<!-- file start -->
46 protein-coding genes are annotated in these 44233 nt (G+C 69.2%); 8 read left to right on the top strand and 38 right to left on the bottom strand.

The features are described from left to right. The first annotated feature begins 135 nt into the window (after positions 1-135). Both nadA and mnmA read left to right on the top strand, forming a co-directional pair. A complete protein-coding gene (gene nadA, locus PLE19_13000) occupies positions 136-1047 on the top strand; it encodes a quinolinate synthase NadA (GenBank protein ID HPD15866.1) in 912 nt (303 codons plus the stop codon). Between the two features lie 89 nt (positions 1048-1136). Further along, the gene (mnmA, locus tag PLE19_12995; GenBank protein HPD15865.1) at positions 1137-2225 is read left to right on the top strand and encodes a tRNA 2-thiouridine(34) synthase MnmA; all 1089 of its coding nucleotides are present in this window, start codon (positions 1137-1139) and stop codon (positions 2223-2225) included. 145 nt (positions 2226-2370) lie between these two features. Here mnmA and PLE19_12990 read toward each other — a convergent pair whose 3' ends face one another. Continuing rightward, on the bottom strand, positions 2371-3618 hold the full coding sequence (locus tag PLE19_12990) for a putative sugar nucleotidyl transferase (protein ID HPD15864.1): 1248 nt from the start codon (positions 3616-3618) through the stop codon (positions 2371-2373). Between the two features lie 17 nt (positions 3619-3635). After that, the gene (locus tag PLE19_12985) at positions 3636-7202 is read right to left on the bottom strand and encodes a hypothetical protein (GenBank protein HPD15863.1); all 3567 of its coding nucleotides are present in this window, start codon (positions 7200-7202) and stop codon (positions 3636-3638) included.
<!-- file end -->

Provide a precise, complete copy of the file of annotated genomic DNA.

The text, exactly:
46 protein-coding genes are annotated in these 44233 nt (G+C 69.2%); 8 read left to right on the top strand and 38 right to left on the bottom strand.

The features are described from left to right. The first annotated feature begins 135 nt into the window (after positions 1-135). Both nadA and mnmA read left to right on the top strand, forming a co-directional pair. A complete protein-coding gene (gene nadA, locus PLE19_13000) occupies positions 136-1047 on the top strand; it encodes a quinolinate synthase NadA (GenBank protein ID HPD15866.1) in 912 nt (303 codons plus the stop codon). Between the two features lie 89 nt (positions 1048-1136). Further along, the gene (mnmA, locus tag PLE19_12995; GenBank protein HPD15865.1) at positions 1137-2225 is read left to right on the top strand and encodes a tRNA 2-thiouridine(34) synthase MnmA; all 1089 of its coding nucleotides are present in this window, start codon (positions 1137-1139) and stop codon (positions 2223-2225) included. 145 nt (positions 2226-2370) lie between these two features. Here mnmA and PLE19_12990 read toward each other — a convergent pair whose 3' ends face one another. Continuing rightward, on the bottom strand, positions 2371-3618 hold the full coding sequence (locus tag PLE19_12990) for a putative sugar nucleotidyl transferase (protein ID HPD15864.1): 1248 nt from the start codon (positions 3616-3618) through the stop codon (positions 2371-2373). Between the two features lie 17 nt (positions 3619-3635). After that, the gene (locus tag PLE19_12985) at positions 3636-7202 is read right to left on the bottom strand and encodes a hypothetical protein (GenBank protein HPD15863.1); all 3567 of its coding nucleotides are present in this window, start codon (positions 7200-7202) and stop codon (positions 3636-3638) included.